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Related Advancement and Awards
- Tenderfoot requirement 1b
- Second Class requirements 1a and 4
- First Class requirements 1a, 6b, and 10
- Fishing, Fly-Fishing, and Fish and Wildlife Management merit badges
- Complete Angler recognition
Where to Fish – To identify good fishing locations, visit a local tackle store, or talk with fishermen you know. You can also find destinations through the TakeMeFishing website. Just look for the “Places to Boat and Fish” section.
Fishing Gear – The gear you will use depends on where you
choose to fish, the type of fish you want to catch, and the kind of equipment you can get. To get recommendations, contact local fish and wildlife agencies, tackle stores, and talk to friends or neighbors who fish. Your Scout camp may offer equipment, but it may be incomplete, so rechecking and repairing may be needed. Many families own fishing gear you might be able to borrow, and some state and local agencies have equipment they will loan. Just be sure to return gear in better shape than you receive it.
How to Detect a Strike and Set the Hook – If you are using live bait such as worms or artificial bait like Gulp or PowerBait, cast your line into the water, let the bait sink, and wait for the fish to take it. When you see the line move unnaturally (not with the current), a fish is taking the bait. Raise the rod tip sharply with a short tug. You should also feel the strike in the rod and see the rod tip bend, if only slightly. Set the hook in the same manner, and then the fight begins.
If you are using a lure that imitates a minnow, leach, frog, or other similar bait, you must cast it out and make the lure swim. You will retrieve the line by reeling it back toward you. This can be done slowly, somewhat intermittently, or rather fast. Different fish respond differently to the retrieve; some study and practice will reveal the best method.
How to Play and Land a Fish – The object is to bring the fish to you as quickly and efficiently as possible without having it break your
line or unhook itself. It is important not to allow too much slack. The fish will determine how you need to play it. Keep the rod tip high as the flexibility of the rod will absorb the bursts of pressure the fish brings. If the fish is strong enough to take the line out, set the reel’s drag system to keep tension but still let the line go off the reel without breaking. As the fish tires a bit, begin to reel it in until it makes another run. This is called playing the fish. Once you have control, either net it or bring it on the bank.
How to Remove the Hook and Release a Fish Safely – To handle a fish you wish to release, first wet your hand. Hold the fish gently, remove the hook, and get the fish back into the water quickly. You may need to hold the fish in the water facing forward and into the current, and move it back and forth gently to force water through its gills. It will then swim from your hand.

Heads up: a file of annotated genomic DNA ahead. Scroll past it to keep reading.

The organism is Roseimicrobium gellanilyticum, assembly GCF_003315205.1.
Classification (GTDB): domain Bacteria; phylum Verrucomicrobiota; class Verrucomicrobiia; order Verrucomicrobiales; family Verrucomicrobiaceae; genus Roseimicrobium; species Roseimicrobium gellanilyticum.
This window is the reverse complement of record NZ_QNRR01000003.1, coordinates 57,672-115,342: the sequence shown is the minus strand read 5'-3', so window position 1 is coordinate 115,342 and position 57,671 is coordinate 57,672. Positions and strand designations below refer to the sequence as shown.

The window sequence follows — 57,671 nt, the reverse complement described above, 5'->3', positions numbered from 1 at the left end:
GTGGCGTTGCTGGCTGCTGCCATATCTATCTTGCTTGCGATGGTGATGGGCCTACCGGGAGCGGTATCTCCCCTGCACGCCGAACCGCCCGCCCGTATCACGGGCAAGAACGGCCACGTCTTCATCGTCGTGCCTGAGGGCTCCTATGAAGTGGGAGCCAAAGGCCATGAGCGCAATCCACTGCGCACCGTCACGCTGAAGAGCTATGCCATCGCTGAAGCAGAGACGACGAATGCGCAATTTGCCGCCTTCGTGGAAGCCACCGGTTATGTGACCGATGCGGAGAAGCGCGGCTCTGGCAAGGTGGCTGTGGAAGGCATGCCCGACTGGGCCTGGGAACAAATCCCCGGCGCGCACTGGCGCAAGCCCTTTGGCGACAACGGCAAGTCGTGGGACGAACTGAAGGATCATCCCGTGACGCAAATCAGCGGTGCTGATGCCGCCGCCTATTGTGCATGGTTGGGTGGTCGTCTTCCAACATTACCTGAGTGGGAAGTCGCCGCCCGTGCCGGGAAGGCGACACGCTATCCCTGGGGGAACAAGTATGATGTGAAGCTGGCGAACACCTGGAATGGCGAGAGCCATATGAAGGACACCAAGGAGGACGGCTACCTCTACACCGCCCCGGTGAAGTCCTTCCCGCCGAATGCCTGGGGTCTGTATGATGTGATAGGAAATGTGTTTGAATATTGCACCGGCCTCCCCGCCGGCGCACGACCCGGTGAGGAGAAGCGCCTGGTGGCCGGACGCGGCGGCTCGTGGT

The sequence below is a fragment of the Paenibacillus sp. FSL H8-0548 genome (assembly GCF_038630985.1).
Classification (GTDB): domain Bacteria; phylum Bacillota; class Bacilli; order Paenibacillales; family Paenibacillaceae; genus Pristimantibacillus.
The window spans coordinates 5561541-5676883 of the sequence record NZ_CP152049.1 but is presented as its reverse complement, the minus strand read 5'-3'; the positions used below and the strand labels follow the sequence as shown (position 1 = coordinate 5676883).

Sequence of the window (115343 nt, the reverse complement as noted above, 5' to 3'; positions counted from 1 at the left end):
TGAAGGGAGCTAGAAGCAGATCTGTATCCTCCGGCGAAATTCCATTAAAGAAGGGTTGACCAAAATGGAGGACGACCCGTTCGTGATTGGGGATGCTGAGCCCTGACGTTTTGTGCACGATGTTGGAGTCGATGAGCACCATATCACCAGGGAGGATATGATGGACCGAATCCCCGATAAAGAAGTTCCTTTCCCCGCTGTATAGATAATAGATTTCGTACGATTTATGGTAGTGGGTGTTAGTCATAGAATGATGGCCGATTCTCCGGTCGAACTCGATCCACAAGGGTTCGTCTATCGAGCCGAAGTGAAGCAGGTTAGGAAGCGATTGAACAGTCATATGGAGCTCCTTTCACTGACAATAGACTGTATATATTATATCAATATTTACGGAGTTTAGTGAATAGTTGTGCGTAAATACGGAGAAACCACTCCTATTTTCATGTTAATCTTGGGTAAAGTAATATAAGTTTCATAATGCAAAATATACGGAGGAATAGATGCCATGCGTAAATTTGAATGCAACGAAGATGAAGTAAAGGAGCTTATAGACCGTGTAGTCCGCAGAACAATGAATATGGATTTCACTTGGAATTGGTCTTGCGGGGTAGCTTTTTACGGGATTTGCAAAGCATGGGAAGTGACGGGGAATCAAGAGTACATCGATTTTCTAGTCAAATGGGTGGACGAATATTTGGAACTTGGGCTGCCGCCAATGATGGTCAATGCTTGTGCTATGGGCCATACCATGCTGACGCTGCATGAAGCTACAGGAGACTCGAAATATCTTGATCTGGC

Staying Safe While Fishing
- Always use the buddy system.
- Let others know where you are fishing and when you will meet or return.
- Dress appropriately for the weather.
- Be observant to ensure that no one is in harm’s way while you are casting.
- Watch for steep inclines at the water’s edge and for rocks and stumps while wading.
- If someone is hooked, all parties must stop and not move. Remove the hook only if it is on the surface of the skin or on the clothing; otherwise, seek help for proper hook removal.
- Safety glasses or sunglasses are highly recommended.
- A large-brim hat is advisable to prevent overheating, reduce glare, and fend off any stray hooks coming your way.
- Be sure to have ample drinking water to avoid dehydration.
- Review the standard safety procedures concerning cuts, scratches, and other wounds.
- Understand that hypothermia can be a risk even during the summer months, and be sure you know how to prevent and treat heat exhaustion and heatstroke.
- A fishing rod can become a lightning rod. During thunderstorms, set your rod down until the weather clears.
Fishing Knots – A chain is only as strong as its weakest link, and a fishing line is only as strong as its knots. It’s sad to lose a nice fish because of a poorly tied knot. In fishing, several knots serve specific purposes; several other knot options serve the same purpose. Click here for some useful knots you should know.
Fishing Tackle Checklist
- Tackle box
- Fishing rods, reels, and line
- Appropriate live bait and cool storage
- Assorted lures, hooks, and flies
- Bobbers, snap swivels, and sinkers
- Nail clippers, pliers, and forceps
- Backup monofilament line and leaders
- Landing net and measuring device
- Fish identification booklet
- Stringer for keeping fish
- Fish-cleaning knife and cooking equipment
- Fishing regulations and license (if required)
- First-aid kit
- Proper shoes and spare socks
- Sunscreen (with an SPF of at least 15) and insect repellant
- For comfort, safety, and being prepared for the weather conditions, consider rain gear, a bandanna, a wide-brimmed hat, and sunglasses.
|Fishing||Information||Troop Meetings||Main Event